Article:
For Patrick Hoelck, Photography Was 'A Pleasant Accident'
By Ben Trivett Posted Apr 16th 2010 05:00PM
From LA to New York, Patrick Hoelck has risen above the ranks and established himself as a premiere celebrity photographer. This music video director turned photographer has worked in fashion, documentary and even feature films. Capturing subjects such as Kanye West, Clint Eastwood and Will Ferrell has become a trademark for Patrick. His true talent, though, is establishing a connection with these celebrities that allows them to open up to his lens. We were able to catch up with Patrick and talk about his influences, beating out Richard Avedon for a cover and his new feature film, 'Mercy.' See what he had to say after the jump.
On breaking into the business:
Photography was a pleasant accident. I was obsessed with making film as a kid, and I moved to New York City when I was sixteen and luckily, I was kind of tired with ... basically, I lived in L.A. and I couldn't get a job in film production because I was throwing really successful underground nightclubs. All the kids that were, like, the Hollywood kids, the sons of the guys that ran the town, they would always, kind of like, when I would ask to PA, they would always say, "Oh, yeah, right" -- 'cause I was doing an underground with 1,000 people at it. In a money sense, they were like, "This doesn't make sense that you want to PA or get into this, like, on some ghetto level." So, they would always blow off my opportunity ... the good news was New York was kind of booming with hip-hop and guys like Harris Savides and great cinematographers that, like, worked with Fincher and these guys were shooting music videos. So it was like a melting pot and a learning center and I worked with a lot of 'em. And, I quickly became a director because Kevin Bray blew up so big, he was doing $150,000 videos, but then there was like $20,000 videos coming his way and, uh, I remember putting a reel together of work that wasn't mine 'cause I was so aggressive to get directing. We pitched this work that wasn't mine until somebody let me direct their video based on this whole delirium that I laid out that wasn't even my work, and I got in trouble for that later when a couple of the directors were like, "That's mine!" and I'm like, "I'm so sorry!" Thank God we're friends now ... I was part of a company called Hex Films that was doing really well. We were doing a video a week, and if I wasn't directing, I was assistant directing guys that worked every day, so that's really where this whole infusion came in.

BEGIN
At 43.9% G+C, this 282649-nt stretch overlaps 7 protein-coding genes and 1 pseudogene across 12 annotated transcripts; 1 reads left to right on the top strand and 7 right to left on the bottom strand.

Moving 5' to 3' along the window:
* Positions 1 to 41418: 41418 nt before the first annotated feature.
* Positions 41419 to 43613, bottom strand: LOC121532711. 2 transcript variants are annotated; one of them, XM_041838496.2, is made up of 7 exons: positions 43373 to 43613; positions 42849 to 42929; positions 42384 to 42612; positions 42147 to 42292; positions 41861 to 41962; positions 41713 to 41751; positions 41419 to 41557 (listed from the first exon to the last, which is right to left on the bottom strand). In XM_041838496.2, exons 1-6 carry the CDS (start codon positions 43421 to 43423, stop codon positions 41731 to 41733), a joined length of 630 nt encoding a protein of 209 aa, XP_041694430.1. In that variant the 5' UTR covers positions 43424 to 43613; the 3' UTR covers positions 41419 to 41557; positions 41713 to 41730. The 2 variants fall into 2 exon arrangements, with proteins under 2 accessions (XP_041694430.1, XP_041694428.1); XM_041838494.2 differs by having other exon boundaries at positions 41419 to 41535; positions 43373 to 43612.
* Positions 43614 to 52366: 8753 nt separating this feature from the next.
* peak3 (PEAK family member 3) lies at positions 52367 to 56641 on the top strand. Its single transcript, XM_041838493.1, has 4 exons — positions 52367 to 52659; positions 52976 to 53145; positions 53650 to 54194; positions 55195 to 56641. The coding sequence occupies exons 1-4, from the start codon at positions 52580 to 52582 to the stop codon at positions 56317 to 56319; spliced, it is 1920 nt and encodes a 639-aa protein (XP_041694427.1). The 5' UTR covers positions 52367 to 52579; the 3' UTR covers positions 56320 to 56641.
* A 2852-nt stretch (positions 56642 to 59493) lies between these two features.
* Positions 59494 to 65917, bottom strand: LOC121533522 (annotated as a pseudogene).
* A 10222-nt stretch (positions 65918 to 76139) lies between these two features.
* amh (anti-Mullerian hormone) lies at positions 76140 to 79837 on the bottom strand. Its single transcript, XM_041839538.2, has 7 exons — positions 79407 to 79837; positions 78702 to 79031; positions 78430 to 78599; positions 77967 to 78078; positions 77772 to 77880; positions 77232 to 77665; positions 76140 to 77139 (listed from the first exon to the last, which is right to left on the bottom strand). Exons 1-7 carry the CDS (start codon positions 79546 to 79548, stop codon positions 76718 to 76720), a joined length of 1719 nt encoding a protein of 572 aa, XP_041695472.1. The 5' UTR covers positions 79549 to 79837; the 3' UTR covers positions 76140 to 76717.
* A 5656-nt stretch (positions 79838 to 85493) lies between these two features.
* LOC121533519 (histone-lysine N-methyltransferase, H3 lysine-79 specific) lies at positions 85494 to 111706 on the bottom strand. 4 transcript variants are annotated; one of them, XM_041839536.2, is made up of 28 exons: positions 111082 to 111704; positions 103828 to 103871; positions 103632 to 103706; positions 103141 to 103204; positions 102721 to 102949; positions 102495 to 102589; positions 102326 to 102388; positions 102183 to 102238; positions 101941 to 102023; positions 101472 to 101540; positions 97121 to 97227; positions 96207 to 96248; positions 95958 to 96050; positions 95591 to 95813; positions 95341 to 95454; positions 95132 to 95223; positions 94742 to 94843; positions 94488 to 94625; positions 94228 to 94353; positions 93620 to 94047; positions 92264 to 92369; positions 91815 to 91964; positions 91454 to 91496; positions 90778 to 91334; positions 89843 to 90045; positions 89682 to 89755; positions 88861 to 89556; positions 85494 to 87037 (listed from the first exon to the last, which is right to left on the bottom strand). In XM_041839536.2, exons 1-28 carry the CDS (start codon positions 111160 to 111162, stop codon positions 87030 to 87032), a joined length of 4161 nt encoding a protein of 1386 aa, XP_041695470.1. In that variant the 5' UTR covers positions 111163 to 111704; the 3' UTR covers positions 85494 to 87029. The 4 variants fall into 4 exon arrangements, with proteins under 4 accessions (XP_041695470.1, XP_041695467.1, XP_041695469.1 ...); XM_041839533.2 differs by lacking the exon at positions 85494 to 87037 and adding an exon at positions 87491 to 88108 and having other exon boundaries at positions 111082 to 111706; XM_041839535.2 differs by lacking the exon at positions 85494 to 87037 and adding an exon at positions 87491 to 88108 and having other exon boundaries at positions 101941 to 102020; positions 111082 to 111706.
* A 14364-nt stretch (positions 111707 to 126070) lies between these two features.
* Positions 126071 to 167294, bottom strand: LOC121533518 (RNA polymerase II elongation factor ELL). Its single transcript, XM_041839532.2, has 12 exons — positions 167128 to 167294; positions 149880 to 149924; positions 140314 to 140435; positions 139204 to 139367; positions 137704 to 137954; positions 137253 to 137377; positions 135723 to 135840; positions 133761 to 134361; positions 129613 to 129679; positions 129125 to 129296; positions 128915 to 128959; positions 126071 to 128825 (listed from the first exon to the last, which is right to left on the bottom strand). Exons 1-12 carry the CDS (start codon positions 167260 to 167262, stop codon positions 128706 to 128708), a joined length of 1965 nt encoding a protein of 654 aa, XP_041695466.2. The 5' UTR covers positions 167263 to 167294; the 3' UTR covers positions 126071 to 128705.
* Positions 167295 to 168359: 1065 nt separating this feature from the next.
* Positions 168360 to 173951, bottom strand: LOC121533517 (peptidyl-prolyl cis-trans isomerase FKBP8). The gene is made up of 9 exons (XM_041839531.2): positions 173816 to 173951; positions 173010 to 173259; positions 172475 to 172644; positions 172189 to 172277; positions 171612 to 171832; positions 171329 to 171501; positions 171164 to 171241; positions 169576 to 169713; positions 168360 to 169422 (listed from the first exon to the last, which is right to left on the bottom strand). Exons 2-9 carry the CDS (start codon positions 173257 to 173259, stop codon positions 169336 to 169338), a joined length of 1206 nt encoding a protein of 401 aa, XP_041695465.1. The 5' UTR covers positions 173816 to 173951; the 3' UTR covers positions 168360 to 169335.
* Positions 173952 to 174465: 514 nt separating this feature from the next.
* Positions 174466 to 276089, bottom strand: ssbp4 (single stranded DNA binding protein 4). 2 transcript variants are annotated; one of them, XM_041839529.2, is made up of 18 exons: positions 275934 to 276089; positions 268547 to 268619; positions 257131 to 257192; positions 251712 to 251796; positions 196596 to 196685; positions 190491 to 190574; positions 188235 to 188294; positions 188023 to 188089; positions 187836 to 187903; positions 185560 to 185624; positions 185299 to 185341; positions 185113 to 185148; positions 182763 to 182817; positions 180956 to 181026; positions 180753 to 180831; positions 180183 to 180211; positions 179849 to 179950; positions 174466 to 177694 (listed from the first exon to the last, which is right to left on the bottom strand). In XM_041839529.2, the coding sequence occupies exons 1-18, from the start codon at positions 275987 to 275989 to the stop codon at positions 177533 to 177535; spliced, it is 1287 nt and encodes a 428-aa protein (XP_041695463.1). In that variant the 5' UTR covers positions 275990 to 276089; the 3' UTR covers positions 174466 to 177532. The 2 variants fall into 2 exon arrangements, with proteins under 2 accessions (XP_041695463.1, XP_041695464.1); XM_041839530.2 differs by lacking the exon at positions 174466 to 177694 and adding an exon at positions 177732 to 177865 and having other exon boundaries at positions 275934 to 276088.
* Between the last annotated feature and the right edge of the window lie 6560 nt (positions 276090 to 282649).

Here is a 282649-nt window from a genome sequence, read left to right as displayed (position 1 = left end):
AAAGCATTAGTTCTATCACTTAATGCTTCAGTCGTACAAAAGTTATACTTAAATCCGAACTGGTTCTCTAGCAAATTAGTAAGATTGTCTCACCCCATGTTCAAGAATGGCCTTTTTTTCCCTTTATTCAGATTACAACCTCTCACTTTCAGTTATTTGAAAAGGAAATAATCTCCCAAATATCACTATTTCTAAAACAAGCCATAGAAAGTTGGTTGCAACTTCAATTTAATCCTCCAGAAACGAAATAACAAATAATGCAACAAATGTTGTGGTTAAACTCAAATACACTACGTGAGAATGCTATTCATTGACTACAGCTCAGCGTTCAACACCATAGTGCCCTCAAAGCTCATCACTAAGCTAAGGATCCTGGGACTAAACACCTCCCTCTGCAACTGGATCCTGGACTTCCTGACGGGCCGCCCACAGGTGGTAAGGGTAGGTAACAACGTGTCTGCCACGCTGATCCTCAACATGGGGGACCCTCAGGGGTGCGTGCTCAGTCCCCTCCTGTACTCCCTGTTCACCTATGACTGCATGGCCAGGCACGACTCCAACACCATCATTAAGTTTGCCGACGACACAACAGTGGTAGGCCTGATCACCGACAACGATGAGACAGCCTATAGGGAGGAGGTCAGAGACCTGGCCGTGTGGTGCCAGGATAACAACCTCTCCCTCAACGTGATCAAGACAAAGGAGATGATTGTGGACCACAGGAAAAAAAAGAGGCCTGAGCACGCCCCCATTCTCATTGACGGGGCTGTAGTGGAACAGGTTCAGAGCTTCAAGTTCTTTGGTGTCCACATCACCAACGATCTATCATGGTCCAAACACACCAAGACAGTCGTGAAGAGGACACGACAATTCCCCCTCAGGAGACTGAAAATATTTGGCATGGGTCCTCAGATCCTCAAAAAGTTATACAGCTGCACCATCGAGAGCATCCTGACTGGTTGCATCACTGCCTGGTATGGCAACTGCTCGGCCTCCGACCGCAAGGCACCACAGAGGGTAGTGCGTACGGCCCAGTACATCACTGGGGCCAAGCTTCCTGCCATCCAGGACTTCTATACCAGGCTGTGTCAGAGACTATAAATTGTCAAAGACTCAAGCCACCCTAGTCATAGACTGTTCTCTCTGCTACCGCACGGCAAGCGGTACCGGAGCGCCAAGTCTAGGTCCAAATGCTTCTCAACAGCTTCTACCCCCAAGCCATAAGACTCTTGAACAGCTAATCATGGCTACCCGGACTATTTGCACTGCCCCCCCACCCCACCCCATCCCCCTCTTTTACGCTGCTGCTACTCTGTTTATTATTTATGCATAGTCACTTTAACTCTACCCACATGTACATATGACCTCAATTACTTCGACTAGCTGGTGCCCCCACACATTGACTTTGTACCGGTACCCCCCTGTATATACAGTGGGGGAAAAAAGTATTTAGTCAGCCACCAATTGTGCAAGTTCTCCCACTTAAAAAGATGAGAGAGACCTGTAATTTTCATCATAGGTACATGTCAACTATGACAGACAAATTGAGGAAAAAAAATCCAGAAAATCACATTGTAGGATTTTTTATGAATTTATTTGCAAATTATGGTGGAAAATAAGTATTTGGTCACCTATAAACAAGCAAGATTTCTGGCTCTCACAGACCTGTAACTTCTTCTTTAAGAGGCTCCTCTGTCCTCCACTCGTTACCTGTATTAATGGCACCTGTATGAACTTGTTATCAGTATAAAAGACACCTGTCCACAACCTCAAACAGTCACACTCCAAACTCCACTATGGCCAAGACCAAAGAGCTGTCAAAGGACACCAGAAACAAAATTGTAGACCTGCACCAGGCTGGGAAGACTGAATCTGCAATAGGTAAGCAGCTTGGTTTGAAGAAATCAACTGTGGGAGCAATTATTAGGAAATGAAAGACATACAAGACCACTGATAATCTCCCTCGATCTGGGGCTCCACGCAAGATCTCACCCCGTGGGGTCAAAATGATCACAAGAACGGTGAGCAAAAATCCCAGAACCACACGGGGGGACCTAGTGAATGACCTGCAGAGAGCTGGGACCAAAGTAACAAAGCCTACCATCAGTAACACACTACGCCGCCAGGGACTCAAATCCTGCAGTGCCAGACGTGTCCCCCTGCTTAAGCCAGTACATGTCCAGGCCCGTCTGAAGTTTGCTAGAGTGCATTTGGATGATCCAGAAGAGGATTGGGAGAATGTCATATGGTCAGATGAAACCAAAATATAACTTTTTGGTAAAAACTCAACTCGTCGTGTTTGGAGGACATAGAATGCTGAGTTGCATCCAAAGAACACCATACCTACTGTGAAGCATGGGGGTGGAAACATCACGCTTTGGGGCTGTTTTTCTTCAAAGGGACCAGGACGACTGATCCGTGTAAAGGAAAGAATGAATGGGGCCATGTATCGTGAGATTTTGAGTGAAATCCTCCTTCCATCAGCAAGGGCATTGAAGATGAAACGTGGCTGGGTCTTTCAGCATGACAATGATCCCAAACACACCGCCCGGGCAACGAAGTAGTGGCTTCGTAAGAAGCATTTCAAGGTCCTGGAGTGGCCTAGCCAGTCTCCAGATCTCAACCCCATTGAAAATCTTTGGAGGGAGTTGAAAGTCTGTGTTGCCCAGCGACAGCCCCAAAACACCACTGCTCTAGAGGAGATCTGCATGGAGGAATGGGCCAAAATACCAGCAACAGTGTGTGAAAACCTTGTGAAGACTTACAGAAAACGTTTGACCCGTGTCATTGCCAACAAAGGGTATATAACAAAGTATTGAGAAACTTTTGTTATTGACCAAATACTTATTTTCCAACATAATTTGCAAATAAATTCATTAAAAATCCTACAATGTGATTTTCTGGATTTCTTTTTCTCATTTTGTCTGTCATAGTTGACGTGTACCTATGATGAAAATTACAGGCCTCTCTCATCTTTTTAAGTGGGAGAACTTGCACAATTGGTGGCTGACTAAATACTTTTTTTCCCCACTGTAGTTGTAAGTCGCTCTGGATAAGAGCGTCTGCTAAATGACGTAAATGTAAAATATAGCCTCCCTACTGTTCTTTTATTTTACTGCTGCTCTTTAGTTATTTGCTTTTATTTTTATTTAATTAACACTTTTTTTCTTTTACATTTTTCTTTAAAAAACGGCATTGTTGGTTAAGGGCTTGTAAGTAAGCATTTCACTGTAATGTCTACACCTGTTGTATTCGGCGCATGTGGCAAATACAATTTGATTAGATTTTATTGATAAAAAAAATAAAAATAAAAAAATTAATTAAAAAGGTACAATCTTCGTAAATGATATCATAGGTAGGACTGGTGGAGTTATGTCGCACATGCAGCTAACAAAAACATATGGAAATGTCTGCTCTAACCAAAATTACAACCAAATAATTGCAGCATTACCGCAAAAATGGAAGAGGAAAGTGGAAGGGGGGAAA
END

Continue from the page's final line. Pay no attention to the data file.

A career-making photograph:
I think one of the career makers in my life is an old story where there was a British magazine called, I think it was called Flux, and Gallo was up for the cover, and Richard Avedon was shooting the cover, and Vincent was so crazy, he replaced Avedon with me, as a beginning photographer, because he had already worked with Richard. And the magazine was like, "You know, you're out of your mind." Vincent had a little weight because 'Buffalo' was starting to make him kind of a big deal, and he said, "It's really simple. I either do the cover with this kid, Hoelck, that you don't know, or I don't do a cover." And they went for it, and I shot the cover
Being a part of history:
I remember one time, there was a couple times in my life when I was kind of pinching myself, which was one time, I was in the middle of a desert outside of Palm Springs, there's these things called, like, the salt flats, and I was a couple miles from anyone with Dolly Parton, and there was a moment when it was just like, I was shooting her and it was just a job and I looked at her and I realized this woman's done, like, so much, that I was kind of taken aback by how much history this woman's created, from beginning to where she was, in a historical way. And I guess I could say that about Eastwood as well, where you lean back and you go, "They're almost like human versions of Coke or Levis" -- where the brand is just so long it's crazy.
Kanye West shot by Patrick Hoelck.
Frank Micelotta, Getty Images
Making feature films:
I always wanted to make feature film, and the one thing with photography was, it was going too well. I had a couple films that I put together before this film, and they kind of fell apart with investors and different things, and I was pushing photo hard enough to self-finance my own films, which was kind of a goal of mine, and by the time I reached that place with photography, this film came from Scott [Caan], an old friend, and he had written a lot of different screenplays, and this one, I just kind of really liked it, so I got involved and this is my first film, my first feature that'll be a theatrical release.
Tools for the bigger picture:
I was one of those guys who held onto film for the longest [time] because I have a 4x5 (Traditional film camera), and I've been lucky to have a team that shoots a 4x5 almost as fast as someone shoots a point-and-shoot. So, I kept on that for a long time, but the times have changed. Clients have slid into, like, pretty much exclusive digital. I very rarely get to bring out film cameras anymore, for speed and turnaround. But I enjoy any medium and I really enjoy light. I'm one of the believers that it's really composition and lighting, and if you're honoring those, you can pretty much use a pinhole camera or a Kellogg's box with a hole in it. I think, in some places, people get really overly obsessed with the new 5-D, or the new 7-D. To me, it's like an analyzation of a paintbrush and the fibers on it. I think it's just means to a bigger picture.
Be sure to check out more of Patrick's work at PatrickHoelck.com and keep a watch for his 2010 release of the film 'Mercy'
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